Portrait of Guillaume Dubois (1656-1723), Chief Minister of the French Monarch (1715-1723), Archbishop of Cambrai (1720), Cardinal of the Holy Roman Church (1721)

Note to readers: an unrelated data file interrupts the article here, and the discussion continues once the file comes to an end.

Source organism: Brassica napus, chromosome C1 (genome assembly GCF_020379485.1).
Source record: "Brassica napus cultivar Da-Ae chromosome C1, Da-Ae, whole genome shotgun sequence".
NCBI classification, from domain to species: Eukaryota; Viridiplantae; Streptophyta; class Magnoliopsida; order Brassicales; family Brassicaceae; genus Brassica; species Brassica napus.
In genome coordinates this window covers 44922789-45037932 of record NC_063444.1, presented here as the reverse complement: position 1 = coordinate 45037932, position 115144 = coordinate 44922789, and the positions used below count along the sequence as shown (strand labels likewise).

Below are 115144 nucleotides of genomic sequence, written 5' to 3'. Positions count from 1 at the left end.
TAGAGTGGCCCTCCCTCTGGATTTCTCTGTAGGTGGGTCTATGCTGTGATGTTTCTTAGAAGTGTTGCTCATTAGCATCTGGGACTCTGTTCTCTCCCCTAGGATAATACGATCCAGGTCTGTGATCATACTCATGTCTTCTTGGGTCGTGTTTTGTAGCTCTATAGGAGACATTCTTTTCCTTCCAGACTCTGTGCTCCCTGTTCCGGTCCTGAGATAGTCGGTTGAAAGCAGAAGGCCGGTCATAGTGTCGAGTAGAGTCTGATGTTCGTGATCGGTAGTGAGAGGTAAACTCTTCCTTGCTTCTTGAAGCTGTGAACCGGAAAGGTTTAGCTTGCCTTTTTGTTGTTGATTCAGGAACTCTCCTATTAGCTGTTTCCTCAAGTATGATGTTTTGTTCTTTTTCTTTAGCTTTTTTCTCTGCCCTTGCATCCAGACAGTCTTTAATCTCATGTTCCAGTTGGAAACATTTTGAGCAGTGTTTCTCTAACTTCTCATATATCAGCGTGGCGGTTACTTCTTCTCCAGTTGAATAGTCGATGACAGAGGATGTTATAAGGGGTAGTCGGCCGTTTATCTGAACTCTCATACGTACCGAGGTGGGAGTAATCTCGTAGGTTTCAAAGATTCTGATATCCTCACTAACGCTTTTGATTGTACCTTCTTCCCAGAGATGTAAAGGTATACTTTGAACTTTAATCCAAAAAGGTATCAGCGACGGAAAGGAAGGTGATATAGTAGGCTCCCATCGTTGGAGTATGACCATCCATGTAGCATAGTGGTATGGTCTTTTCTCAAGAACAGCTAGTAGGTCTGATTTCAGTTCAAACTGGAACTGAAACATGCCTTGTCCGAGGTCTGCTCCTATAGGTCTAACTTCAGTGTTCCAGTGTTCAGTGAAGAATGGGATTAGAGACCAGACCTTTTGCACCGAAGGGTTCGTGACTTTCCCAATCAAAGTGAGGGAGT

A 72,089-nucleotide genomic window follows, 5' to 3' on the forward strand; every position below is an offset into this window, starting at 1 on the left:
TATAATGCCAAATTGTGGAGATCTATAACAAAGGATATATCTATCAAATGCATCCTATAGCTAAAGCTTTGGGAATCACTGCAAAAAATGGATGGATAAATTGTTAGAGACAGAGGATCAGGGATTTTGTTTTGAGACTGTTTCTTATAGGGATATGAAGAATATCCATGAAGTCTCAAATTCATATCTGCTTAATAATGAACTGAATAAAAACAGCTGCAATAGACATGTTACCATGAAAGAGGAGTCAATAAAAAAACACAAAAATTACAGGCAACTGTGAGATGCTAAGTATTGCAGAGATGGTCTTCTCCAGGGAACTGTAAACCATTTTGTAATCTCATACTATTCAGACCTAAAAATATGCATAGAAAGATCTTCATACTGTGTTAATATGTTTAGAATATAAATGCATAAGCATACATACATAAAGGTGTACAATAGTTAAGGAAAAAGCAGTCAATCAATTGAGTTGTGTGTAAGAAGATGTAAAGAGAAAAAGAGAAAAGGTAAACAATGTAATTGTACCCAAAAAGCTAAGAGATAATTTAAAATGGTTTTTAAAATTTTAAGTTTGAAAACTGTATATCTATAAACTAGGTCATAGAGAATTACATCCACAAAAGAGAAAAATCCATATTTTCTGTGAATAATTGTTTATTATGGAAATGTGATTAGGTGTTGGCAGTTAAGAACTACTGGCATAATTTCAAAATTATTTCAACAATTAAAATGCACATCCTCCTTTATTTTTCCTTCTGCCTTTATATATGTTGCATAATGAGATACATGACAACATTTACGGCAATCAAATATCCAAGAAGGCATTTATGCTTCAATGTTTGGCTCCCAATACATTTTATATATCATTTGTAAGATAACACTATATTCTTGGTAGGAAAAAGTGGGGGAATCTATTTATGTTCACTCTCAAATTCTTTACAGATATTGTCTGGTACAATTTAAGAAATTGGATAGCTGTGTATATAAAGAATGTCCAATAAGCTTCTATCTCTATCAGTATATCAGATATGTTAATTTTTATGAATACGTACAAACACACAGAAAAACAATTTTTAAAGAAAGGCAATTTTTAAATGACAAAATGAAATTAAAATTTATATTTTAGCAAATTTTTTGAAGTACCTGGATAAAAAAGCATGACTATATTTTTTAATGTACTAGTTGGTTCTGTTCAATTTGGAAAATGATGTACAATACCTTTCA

Guillaume Dubois (6 September 1656 – 10 August 1723) was a French cardinal and statesman. When the Duc D'Orléans became regent (1715) Dubois, who had for some years acted as his secretary, was made councillor of state, and the chief power passed gradually into his hands. Dubois' policy was steadily directed towards maintaining the peace of Utrecht, and this made him the main opponent of the schemes of Cardinal Alberoni for the aggrandizement of Spain. To counteract Alberoni's intrigues, he suggested an alliance with Britain and in the face of great difficulties succeeded in negotiating the Triple Alliance (1717). In 1719 he sent armies into Spain as part of the Quadruple Alliance which forced Philip V to dismiss Alberoni. Otherwise his policy remained that of peace. Dubois' success strengthened him against the bitter opposition of a large section of the court. He prayed the regent to give him the archbishopric of Cambrai, the richest in France. This demand was supported by George I and the regent yielded. Dubois aimed for the Cardinal's hat because such an ecclesiastical title would give him the utmost prominence and precedence in the Conseil d'en haut, giving him the ability to remove his political adversaries with impunity. The regent was initially reluctant: though not himself a religious man, he could hardly regard Dubois as a suitable archbishop, at a time when the ambitious Claudine Guérin de Tencin was universally believed to be his mistress. In one day all the usual orders were conferred upon him, and even the great preacher Massillon consented to take part in the ceremonies. His next aim was the cardinalate, and, after long and most profitable negotiations on the part of Pope Clement XI, the red hat was given to him by Innocent XIII (1721), whose election was largely due to the bribes of Dubois. It is estimated that this cardinalate cost France about eight million francs. In the following year he was named first minister of France (August). He was soon after received at the Académie française; and he was named President of the Assembly of Clergy. When Louis XV attained his majority in 1723 Dubois remained chief minister. He had accumulated an immense private fortune (though nothing compared to the avaricious acquisition of wealth of Concini, Richelieu, Mazarin, Fouquet, and Colbert) possessing in addition to his see the revenues of seven abbeys. He was, however, a prey to the most terrible pains of body and agony of mind. His health was ruined by his debaucheries, and a surgical operation became necessary. This was almost immediately followed by his death, at Versailles, on 10 August 1723.
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